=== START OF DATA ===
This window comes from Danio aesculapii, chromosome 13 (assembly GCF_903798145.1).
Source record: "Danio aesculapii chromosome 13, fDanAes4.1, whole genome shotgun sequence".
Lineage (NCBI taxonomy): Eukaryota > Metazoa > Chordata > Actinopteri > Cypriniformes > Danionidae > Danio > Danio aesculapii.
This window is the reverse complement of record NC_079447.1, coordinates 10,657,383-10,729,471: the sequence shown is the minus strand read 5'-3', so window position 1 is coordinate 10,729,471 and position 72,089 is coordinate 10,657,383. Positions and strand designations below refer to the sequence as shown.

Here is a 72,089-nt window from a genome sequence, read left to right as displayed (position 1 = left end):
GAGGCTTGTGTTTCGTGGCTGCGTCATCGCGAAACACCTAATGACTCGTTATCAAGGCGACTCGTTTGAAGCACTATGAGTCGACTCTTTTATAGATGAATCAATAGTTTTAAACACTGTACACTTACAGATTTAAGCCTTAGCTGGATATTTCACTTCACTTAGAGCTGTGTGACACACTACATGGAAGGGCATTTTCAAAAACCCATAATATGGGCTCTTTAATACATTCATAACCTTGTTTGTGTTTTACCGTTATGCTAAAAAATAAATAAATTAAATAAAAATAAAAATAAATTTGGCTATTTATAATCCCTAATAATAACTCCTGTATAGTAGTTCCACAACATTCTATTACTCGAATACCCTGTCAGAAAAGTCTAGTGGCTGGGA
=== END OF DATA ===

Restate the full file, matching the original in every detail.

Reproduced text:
This window comes from Danio aesculapii, chromosome 13 (assembly GCF_903798145.1).
Source record: "Danio aesculapii chromosome 13, fDanAes4.1, whole genome shotgun sequence".
Lineage (NCBI taxonomy): Eukaryota > Metazoa > Chordata > Actinopteri > Cypriniformes > Danionidae > Danio > Danio aesculapii.
This window is the reverse complement of record NC_079447.1, coordinates 10,657,383-10,729,471: the sequence shown is the minus strand read 5'-3', so window position 1 is coordinate 10,729,471 and position 72,089 is coordinate 10,657,383. Positions and strand designations below refer to the sequence as shown.

Here is a 72,089-nt window from a genome sequence, read left to right as displayed (position 1 = left end):
GAGGCTTGTGTTTCGTGGCTGCGTCATCGCGAAACACCTAATGACTCGTTATCAAGGCGACTCGTTTGAAGCACTATGAGTCGACTCTTTTATAGATGAATCAATAGTTTTAAACACTGTACACTTACAGATTTAAGCCTTAGCTGGATATTTCACTTCACTTAGAGCTGTGTGACACACTACATGGAAGGGCATTTTCAAAAACCCATAATATGGGCTCTTTAATACATTCATAACCTTGTTTGTGTTTTACCGTTATGCTAAAAAATAAATAAATTAAATAAAAATAAAAATAAATTTGGCTATTTATAATCCCTAATAATAACTCCTGTATAGTAGTTCCACAACATTCTATTACTCGAATACCCTGTCAGAAAAGTCTAGTGGCTGGGA